law school writing sample - constitutional law


Constitutional Law Bar Calibration Exercise
by Travis A. Wise
    There are three potential Constitutional challenges against the Zima ordinance prohibiting non-Zima food producers from using the "TBFree" health standard label which is preferred by customers, despite the fact that the non-Zima food producers comply with the same health standards that the in-state producers comply with.
    The first challenge to the legislative ordinance comes under the dormant commerce clause, found in Article I, �8 of the U.S. Constitution. The clause applies when a state passes a law, not preempted by existing federal law, which places a substantial burden on interstate commerce in a discriminatory manner. Naturco will argue that the clause applies in this case because the Zima legislation prohibits the importation of nontested products, and restricts the flow of tested products based solely on their geographical origin, thus causing a substantial burden on interstate commerce. The first clause of the legislation will likely be found constitutional, because it is evenly applied and in the interest of the health, safety and welfare of the state’s residents. However, the labeling clause of the statute in question is facially discriminatory because it differentiates treatment between in-staters and out-of-staters, the latter of which cannot use the labels for their products which gives in-staters a demonstrated competitive advantage. This facial discrimination will cause the strict scrutiny test to be applied to the presumptively unconstitutional legislation. Zima must show that there is a compelling reason, such as health, safety or welfare, for the statute to discriminate against out of state products, and that it does so with substantially effective means, without nondiscriminatory alternatives, and in the least restrictive way.
    The state has no compelling reason for the statute to differentiate in labeling between otherwise identical in-state and out of state products. The health, safety and welfare of the citizens are not being furthered by this clause, which in effect only serves to promote the sales of foods produced in-state. This type of economic protectionism has been held unconstitutional in City of Philadelphia v. New Jersey, 437 U.S. 617 (1978). The legislation is also not the most effective means to accomplish the furtherance of health, safety and welfare, nor the least discriminatory alternative available. Naturco will likely argue that if the Zima was truly concerned about health, safety or welfare, a much more efficient regulation would be to mandate the labeling of all products sold in-state which are produced anywhere under tested circumstances. By enacting legislation which restricts out-of-state food importations over less restrictive alternatives, the state fails to meet the strict scrutiny test. A similar analysis was employed in Dean Milk v. Wisconsin, 340 U.S. 349 (1951).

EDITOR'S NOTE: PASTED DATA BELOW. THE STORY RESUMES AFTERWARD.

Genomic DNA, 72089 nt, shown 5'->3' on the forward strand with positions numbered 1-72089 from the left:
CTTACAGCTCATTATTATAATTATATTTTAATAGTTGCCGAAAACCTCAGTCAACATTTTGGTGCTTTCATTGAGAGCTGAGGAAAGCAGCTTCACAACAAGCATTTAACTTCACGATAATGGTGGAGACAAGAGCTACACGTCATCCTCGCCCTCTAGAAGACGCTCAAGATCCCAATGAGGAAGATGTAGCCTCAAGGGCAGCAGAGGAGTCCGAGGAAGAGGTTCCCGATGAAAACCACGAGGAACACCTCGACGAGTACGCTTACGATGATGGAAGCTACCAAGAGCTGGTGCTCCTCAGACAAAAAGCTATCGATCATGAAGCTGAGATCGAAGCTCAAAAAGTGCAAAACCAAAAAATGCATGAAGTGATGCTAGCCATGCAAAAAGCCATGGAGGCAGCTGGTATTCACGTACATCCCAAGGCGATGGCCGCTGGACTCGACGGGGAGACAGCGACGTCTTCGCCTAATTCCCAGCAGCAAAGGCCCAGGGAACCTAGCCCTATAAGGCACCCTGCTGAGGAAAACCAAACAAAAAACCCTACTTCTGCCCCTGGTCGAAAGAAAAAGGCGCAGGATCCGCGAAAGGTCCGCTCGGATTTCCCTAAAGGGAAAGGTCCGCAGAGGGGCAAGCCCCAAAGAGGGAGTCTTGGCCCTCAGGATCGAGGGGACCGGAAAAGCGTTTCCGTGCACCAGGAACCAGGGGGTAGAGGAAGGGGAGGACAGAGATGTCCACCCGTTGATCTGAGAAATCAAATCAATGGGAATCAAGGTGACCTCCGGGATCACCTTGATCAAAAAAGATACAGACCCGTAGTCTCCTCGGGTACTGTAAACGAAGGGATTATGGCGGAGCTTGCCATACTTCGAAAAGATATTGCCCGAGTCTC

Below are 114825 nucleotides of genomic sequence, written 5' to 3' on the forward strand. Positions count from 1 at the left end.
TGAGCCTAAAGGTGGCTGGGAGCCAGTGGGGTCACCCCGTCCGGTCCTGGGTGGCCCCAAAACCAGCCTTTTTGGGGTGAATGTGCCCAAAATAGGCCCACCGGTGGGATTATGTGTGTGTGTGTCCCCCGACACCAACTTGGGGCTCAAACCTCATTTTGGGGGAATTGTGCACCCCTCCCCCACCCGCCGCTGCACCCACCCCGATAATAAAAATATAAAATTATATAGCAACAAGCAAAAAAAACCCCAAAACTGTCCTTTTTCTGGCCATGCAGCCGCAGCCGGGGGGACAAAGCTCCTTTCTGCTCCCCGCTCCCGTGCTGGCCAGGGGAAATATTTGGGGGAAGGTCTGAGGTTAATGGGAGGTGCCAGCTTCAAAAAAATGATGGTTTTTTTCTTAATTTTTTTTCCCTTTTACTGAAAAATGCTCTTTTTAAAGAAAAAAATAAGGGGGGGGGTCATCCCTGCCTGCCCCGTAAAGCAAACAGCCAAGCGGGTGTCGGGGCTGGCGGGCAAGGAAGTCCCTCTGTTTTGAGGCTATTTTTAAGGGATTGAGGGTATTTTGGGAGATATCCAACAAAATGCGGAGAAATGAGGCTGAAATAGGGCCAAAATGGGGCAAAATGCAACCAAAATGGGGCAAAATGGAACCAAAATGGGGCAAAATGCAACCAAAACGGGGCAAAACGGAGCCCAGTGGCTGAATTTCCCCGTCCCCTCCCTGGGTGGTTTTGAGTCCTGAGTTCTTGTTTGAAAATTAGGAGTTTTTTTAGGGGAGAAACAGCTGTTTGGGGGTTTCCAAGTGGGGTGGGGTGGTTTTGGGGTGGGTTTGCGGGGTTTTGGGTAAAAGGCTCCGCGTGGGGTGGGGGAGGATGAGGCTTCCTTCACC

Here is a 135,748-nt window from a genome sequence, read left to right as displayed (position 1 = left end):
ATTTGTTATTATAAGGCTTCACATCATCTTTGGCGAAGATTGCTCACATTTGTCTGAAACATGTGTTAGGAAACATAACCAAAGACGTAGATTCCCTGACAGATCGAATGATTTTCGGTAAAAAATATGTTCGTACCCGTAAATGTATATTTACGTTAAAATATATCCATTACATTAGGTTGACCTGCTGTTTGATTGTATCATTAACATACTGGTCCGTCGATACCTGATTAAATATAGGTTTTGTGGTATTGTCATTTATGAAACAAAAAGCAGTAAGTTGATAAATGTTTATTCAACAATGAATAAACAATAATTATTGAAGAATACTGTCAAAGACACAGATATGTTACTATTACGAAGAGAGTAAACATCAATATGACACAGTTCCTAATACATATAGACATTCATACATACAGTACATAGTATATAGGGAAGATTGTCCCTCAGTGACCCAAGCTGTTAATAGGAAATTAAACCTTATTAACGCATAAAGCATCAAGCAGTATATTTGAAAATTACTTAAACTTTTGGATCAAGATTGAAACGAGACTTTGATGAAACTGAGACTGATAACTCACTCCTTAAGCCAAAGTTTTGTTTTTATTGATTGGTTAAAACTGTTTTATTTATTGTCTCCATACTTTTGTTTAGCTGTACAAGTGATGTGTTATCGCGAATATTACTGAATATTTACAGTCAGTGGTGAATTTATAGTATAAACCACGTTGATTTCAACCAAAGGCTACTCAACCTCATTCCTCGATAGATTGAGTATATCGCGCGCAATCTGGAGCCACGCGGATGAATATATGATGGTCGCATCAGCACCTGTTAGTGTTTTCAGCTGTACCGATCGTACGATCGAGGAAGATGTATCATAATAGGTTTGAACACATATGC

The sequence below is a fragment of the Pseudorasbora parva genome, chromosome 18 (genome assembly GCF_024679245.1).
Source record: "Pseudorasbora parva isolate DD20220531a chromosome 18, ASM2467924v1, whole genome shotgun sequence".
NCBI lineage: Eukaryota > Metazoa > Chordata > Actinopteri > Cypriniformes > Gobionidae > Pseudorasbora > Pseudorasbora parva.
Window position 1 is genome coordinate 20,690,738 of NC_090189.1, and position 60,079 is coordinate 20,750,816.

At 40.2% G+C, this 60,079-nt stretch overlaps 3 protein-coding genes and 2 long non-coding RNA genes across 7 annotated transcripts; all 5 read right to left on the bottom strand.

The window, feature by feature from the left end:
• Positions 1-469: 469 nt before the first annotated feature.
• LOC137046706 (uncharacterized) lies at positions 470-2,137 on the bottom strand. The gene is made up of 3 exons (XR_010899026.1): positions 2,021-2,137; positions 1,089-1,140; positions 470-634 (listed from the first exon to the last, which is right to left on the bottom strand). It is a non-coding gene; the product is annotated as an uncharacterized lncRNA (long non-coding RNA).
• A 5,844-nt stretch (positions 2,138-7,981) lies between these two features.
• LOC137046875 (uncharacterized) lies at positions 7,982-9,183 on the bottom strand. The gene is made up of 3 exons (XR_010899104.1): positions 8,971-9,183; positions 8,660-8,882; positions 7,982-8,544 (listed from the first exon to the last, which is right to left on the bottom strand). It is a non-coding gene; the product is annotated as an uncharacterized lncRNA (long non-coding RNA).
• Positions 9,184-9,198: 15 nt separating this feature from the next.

The second claim presented by Naturco will be on the basis of the Privileges and Immunities Clause. This clause prohibits a state from denying non-state residents the right to the same privileges and immunities of citizenship of that state. United Building & Construction Trades Council v. Camden (465 U.S. 208 (1984). In this case, food producers in Zima are being given an advantage that out of state producers will never be able to have, because Zima permits in-state producers to use a labeling system that out of state producers, simply by virtue of their geographical location, are unable to utilize. The decrease in sales of the unlabeled product results in out of state products having a great disadvantage. This infringes on the out-of-state producers’ right to earn a livelihood, without a showing by Zima of a substantial reason for the different treatment. As stated above, arguments based on the health, safety and welfare of the citizens fail. The state will argue that the Privileges and Immunities clause does not apply in this case because the plaintiff is a corporation, not a person. This argument would likely win.
    The third claim will be on the basis of the Equal Protection clause. Legislation which arbitrarily discriminates against out-of-state producers may be a violation of the Equal Protection clause. Naturco will have to show that the labeling clause of the legislation is not rationally related to the government interest. The government interest in this case is the health, safety and welfare of its citizens, which it meets by requiring labels to differentiate which products have been tested and which have not. However, this requirement fails to meet the government interest, because it does not require labels on tested products from out of state, which would be just as healthy as foods produced in state, under the production clause of the legislation. This claim will likely prevail.

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